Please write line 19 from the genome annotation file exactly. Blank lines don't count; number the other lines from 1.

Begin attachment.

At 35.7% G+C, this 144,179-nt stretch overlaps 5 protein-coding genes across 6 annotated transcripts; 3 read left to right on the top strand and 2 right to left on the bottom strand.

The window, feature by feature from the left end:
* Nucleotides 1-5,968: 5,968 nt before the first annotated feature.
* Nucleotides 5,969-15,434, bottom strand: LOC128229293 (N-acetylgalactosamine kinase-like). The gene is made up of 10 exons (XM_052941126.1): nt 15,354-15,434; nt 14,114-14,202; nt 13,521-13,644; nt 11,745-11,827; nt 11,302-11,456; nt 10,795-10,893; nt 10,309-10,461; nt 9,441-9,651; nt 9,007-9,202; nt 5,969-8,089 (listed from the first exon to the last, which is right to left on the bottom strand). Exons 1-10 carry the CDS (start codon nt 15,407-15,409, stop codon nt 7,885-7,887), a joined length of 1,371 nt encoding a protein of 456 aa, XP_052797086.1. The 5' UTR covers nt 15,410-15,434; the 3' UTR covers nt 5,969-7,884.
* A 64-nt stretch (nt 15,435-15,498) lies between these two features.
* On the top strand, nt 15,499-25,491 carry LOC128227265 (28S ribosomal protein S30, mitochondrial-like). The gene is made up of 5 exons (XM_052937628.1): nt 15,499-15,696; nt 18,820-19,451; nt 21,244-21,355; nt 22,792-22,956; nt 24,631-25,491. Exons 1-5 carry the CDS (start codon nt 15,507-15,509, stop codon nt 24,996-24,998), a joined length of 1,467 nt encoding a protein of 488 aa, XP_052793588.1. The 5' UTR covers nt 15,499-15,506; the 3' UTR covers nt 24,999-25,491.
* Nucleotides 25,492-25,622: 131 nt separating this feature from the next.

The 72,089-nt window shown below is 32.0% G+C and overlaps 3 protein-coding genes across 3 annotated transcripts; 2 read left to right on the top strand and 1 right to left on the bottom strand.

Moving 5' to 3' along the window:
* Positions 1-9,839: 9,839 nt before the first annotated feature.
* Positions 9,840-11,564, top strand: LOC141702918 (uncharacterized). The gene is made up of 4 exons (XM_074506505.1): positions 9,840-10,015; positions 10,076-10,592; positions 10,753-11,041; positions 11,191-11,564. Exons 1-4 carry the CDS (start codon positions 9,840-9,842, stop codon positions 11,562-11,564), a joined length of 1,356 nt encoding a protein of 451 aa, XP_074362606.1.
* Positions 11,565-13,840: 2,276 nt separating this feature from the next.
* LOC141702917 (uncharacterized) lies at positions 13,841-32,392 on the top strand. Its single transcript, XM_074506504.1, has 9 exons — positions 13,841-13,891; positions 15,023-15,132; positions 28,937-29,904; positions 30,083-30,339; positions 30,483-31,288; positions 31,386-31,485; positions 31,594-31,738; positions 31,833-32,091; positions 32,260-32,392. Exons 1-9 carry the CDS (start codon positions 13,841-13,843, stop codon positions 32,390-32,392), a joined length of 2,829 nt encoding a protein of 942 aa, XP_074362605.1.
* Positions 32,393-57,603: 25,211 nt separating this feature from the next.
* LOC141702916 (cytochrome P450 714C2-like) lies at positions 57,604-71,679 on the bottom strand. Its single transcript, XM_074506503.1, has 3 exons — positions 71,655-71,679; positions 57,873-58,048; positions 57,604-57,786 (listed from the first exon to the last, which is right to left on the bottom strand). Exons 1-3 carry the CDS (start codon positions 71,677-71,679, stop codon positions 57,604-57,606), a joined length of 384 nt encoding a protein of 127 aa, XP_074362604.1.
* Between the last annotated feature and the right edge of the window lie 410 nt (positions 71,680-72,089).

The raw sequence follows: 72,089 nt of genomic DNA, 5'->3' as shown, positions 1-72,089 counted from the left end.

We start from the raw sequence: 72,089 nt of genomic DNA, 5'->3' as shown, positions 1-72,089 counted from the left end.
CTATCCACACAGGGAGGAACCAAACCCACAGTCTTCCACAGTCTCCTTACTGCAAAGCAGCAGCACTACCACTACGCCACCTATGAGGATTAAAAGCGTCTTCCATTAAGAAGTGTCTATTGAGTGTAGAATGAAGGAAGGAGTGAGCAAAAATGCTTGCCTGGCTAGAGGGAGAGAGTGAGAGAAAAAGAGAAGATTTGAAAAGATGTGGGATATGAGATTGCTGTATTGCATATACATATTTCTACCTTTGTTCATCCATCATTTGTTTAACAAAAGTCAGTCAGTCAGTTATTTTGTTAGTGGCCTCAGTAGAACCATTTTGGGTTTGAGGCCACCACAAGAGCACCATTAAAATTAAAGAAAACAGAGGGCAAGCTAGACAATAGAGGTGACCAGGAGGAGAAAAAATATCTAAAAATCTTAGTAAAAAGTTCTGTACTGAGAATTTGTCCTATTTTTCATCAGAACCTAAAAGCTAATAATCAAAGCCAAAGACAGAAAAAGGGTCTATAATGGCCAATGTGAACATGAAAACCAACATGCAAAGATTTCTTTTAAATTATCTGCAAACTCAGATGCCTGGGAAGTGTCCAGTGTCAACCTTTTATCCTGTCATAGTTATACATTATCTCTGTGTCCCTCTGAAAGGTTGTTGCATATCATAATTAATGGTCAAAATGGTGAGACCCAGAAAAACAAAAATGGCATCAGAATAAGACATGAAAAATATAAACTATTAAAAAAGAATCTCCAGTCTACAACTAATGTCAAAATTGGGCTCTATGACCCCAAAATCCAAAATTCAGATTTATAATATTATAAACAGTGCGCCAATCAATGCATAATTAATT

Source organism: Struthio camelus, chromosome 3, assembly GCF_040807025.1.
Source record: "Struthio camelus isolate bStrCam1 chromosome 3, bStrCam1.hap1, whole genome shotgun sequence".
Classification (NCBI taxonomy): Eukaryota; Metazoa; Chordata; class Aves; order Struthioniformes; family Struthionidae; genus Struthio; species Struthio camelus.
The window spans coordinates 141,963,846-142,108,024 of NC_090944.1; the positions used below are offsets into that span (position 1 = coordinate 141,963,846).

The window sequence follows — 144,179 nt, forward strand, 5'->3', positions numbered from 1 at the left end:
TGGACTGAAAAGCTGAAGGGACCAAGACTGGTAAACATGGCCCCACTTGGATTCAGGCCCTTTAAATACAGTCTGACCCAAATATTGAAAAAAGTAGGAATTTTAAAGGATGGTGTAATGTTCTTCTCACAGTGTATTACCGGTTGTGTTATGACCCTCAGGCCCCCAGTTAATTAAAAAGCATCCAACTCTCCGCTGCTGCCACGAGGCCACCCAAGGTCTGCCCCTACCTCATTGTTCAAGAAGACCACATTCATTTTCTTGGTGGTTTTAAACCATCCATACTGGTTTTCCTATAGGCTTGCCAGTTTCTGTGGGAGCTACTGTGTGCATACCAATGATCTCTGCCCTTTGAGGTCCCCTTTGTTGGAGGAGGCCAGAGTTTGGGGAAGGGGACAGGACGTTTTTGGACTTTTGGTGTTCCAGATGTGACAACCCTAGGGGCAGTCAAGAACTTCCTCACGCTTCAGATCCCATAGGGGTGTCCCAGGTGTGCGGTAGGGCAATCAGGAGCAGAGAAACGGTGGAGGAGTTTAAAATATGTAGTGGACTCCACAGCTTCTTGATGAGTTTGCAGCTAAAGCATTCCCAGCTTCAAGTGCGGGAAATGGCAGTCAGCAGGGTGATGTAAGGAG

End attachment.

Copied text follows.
CTATCCACACAGGGAGGAACCAAACCCACAGTCTTCCACAGTCTCCTTACTGCAAAGCAGCAGCACTACCACTACGCCACCTATGAGGATTAAAAGCGTCTTCCATTAAGAAGTGTCTATTGAGTGTAGAATGAAGGAAGGAGTGAGCAAAAATGCTTGCCTGGCTAGAGGGAGAGAGTGAGAGAAAAAGAGAAGATTTGAAAAGATGTGGGATATGAGATTGCTGTATTGCATATACATATTTCTACCTTTGTTCATCCATCATTTGTTTAACAAAAGTCAGTCAGTCAGTTATTTTGTTAGTGGCCTCAGTAGAACCATTTTGGGTTTGAGGCCACCACAAGAGCACCATTAAAATTAAAGAAAACAGAGGGCAAGCTAGACAATAGAGGTGACCAGGAGGAGAAAAAATATCTAAAAATCTTAGTAAAAAGTTCTGTACTGAGAATTTGTCCTATTTTTCATCAGAACCTAAAAGCTAATAATCAAAGCCAAAGACAGAAAAAGGGTCTATAATGGCCAATGTGAACATGAAAACCAACATGCAAAGATTTCTTTTAAATTATCTGCAAACTCAGATGCCTGGGAAGTGTCCAGTGTCAACCTTTTATCCTGTCATAGTTATACATTATCTCTGTGTCCCTCTGAAAGGTTGTTGCATATCATAATTAATGGTCAAAATGGTGAGACCCAGAAAAACAAAAATGGCATCAGAATAAGACATGAAAAATATAAACTATTAAAAAAGAATCTCCAGTCTACAACTAATGTCAAAATTGGGCTCTATGACCCCAAAATCCAAAATTCAGATTTATAATATTATAAACAGTGCGCCAATCAATGCATAATTAATT